Here's What You Missed at Our #EduPostChat: Are Charter Schools Really a Bipartisan Issue?

Nov 3, 2016 12:00:00 AM

by Ikhlas Saleem

Yesterday, Education Post, in partnership with Education Reform Now, Democrats for Education Reform (DFER) and the National Alliance for Public Charter Schools, hosted an #EduPostChat on: "Are Charter Schools Really a Bipartisan Issue?" The chat was inspired by Education Reform Now's recently released report “ A Democratic Guide to Public Charter Schools”—challenging the idea that progressive Democrats haven't been supporters of public school choice. On the heels of that report, Michael Petrilli, president of the Thomas B. Fordham Institute, shared his thoughts on What a Democratic Wave Election Would Mean for Education Reform. With early voting already in gear and election just days away, we got a donkey and an elephant in a virtual room together and tweeted about everything #Election2016, #EdReform and #CharterSchools.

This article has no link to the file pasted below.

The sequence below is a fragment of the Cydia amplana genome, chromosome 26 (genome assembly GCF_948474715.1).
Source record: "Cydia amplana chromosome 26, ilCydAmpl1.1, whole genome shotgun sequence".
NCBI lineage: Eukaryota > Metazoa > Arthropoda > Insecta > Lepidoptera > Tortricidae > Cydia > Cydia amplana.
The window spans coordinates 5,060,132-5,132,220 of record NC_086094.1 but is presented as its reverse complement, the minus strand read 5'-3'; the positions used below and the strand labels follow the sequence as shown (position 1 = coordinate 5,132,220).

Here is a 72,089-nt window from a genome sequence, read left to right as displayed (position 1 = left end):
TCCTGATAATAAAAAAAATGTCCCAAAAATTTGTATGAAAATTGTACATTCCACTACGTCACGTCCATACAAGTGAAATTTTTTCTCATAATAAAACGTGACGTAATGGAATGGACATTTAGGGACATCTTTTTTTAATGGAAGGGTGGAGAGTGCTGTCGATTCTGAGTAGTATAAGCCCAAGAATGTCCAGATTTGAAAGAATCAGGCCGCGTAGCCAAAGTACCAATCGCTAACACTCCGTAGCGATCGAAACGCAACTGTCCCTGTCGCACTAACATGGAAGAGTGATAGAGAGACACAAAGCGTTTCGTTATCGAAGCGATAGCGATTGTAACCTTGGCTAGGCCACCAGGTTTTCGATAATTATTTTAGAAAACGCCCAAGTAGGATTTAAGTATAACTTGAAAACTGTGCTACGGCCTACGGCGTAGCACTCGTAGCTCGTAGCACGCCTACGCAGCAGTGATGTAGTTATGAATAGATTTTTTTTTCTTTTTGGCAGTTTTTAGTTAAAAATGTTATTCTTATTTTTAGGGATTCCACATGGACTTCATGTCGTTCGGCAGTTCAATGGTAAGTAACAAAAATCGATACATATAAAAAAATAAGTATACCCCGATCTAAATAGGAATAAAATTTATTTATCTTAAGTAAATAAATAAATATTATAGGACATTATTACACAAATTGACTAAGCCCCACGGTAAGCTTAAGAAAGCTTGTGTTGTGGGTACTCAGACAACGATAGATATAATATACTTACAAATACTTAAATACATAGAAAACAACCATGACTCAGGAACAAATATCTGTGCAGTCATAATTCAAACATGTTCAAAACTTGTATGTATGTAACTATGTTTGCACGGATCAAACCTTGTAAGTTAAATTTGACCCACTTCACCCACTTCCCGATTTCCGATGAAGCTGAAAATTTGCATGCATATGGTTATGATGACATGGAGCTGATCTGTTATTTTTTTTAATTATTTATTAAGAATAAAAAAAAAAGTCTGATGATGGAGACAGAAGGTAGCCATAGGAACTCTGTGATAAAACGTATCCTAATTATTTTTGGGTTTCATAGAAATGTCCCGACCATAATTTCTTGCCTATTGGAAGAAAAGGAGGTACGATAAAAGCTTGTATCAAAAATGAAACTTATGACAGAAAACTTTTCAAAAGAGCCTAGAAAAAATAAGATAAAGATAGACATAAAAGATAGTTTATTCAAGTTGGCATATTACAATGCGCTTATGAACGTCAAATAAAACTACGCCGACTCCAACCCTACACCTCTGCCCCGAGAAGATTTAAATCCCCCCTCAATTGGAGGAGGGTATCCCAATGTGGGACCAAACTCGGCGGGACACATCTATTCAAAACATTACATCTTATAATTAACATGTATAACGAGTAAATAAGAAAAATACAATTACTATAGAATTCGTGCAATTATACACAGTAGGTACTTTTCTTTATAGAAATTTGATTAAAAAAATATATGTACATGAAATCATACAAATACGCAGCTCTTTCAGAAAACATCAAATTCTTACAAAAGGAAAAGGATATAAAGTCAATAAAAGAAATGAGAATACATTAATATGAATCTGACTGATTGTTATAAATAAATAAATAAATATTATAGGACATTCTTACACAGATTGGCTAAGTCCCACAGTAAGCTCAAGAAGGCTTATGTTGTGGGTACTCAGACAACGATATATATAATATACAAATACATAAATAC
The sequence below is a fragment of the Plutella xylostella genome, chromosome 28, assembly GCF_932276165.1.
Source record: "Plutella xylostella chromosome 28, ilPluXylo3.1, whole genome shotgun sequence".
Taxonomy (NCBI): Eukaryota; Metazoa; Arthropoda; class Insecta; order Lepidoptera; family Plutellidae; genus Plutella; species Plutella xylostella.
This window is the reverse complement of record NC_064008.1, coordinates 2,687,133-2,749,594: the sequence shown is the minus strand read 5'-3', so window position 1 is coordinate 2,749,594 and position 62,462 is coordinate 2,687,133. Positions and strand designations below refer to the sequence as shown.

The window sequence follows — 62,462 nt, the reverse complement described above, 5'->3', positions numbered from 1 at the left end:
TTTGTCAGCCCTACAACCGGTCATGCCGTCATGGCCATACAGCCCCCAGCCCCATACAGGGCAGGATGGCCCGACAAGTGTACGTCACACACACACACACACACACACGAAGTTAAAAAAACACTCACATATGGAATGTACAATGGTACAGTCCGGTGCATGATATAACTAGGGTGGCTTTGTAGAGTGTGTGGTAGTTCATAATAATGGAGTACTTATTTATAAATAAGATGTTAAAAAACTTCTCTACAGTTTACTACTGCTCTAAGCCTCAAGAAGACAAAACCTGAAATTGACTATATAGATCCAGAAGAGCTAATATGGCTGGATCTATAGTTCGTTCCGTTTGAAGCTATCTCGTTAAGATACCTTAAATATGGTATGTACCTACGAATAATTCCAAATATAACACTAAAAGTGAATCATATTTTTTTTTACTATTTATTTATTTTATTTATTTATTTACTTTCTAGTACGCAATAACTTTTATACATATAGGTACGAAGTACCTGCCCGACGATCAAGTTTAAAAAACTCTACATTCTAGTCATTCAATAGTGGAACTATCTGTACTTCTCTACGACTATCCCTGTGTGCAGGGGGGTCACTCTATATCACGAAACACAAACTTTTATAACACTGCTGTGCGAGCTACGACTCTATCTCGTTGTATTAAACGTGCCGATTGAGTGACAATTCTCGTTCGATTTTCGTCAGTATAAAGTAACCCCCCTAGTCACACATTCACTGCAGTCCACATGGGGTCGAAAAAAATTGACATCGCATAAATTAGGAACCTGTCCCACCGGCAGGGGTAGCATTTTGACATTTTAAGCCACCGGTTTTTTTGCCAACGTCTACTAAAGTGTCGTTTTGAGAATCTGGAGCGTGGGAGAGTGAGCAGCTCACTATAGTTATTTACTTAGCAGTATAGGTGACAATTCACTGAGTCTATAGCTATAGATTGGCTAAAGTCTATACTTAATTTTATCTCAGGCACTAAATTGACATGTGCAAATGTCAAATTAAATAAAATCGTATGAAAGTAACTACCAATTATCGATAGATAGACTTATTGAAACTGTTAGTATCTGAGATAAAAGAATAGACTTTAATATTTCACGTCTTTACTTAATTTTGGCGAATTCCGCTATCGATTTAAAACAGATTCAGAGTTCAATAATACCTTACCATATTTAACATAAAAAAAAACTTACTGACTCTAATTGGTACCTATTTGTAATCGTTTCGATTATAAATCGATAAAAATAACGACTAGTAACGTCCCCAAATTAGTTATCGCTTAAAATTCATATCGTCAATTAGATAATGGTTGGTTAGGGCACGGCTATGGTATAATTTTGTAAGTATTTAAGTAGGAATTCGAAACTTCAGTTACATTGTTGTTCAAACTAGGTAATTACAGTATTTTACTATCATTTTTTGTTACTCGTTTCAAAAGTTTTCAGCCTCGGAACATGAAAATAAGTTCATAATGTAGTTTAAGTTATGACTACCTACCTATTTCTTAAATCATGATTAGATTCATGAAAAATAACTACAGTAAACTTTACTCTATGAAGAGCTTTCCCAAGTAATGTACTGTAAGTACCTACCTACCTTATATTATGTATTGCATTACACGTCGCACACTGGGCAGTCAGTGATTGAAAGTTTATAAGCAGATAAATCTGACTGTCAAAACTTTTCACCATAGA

Who's Really Championing #EdReform

We started the chat with the biggest question of them all: Marianne Lombardo, policy analyst at DFER, was pretty clear on who she thinks is the bigger champion: While Charles Barone, DFER's policy director, reminded us that there's good and bad in each party but "Dems are best party for kids of all ages."

Okay, So What About When It Comes to Policy We could not agree more. And Kim McCabe pointed out that since 1992 every president has been a supporter of charter schools.

What Would a 'Democratic Wave' Election Mean for #EdReform?

Christine Wolfe, senior policy advisor at NAPCS, thinks it could mean "widespread regulation out of a lack of trust of parent choices and charter accountability."

The Cubs Winning the World Series Is the Answer We've Been Waiting For Erika Sanzi, I hope you know we're holding you to it. Check out all the tweets I couldn't add and join in on the conversation at #EduPostChat.

Ikhlas Saleem

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